Credit Camille Phillips | Texas Public Radio
A car at the North East ISD caravan on Aug. 3, 2020. Teachers protested against plans requiring them to return to classrooms during the COVID-19 pandemic.

According to North East ISD spokeswoman Aubrey Chancellor, teachers with health conditions can work through human resources to get an exemption to the requirement that teachers teach from their classrooms during remote learning.

Chancellor said her district wants teachers to be in the classroom so that they can teach “without distractions that can typically happen at home” and so they can have access to tech support.

“There are multiple entrances at all of our buildings, so it could very well be that our teachers have little to no interaction with anyone else during the work day,” Chancellor said, adding that meetings will still be done through Zoom, so teachers aren’t in the same room.

Northside and SAISD also pointed to access to resources and the potential for distractions at home as the reason they are requiring teachers to work on campus during distance learning.

SAISD spokeswoman Leslie Price said her district also wants teachers to report to the classroom ahead of time to make sure safety protocols are ironed out before students return.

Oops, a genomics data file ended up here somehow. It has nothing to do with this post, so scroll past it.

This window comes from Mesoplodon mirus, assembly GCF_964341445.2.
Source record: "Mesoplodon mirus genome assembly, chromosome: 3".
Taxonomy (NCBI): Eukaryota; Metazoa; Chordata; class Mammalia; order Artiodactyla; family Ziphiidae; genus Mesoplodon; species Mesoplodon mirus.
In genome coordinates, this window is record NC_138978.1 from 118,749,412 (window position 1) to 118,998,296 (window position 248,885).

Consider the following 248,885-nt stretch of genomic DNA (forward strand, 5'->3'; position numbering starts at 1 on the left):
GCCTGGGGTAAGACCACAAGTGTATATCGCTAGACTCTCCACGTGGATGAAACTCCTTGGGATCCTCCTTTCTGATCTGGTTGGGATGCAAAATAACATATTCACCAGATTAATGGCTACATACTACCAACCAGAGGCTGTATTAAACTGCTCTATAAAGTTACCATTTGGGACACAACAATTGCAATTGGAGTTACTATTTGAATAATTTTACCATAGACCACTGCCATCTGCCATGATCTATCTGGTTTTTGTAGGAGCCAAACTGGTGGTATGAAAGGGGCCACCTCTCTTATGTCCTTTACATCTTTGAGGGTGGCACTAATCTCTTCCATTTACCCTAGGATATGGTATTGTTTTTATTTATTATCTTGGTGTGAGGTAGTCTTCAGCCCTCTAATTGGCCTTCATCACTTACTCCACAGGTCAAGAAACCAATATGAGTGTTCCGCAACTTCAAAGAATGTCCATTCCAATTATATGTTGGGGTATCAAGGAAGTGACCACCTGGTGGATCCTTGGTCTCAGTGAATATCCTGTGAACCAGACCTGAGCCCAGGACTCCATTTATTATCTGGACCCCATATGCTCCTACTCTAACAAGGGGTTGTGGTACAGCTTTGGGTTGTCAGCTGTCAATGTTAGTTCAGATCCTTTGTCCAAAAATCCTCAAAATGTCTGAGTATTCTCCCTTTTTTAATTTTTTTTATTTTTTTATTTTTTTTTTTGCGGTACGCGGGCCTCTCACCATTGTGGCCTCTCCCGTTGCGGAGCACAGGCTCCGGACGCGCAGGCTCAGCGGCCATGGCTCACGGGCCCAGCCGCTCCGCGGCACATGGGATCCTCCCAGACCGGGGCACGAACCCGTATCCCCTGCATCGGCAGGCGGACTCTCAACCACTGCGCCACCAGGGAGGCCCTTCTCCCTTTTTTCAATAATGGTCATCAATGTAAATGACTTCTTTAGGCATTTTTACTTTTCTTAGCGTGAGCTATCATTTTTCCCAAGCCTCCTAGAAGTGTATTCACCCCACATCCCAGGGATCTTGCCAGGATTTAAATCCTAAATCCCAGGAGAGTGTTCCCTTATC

"We are bringing back our teachers in a phased approach – starting first with volunteers," with all teachers required to return to campus by Sept. 8 at the latest, Price said in an email. "It’s important that all adults on campuses are well-oriented with the new safety protocols and routines so we can support students when they begin entering this new environment."

San Antonio Alliance, which represents teachers and support personnel at SAISD, called the requirement “micromanagement.”

“Our educators have committed their lives to the service of working class communities of color across San Antonio, and have proven their commitment to this mission. They do not need to be micromanaged, and there is no reason to require them to report to district buildings to carry out instruction,” the Alliance said in a statement released last week.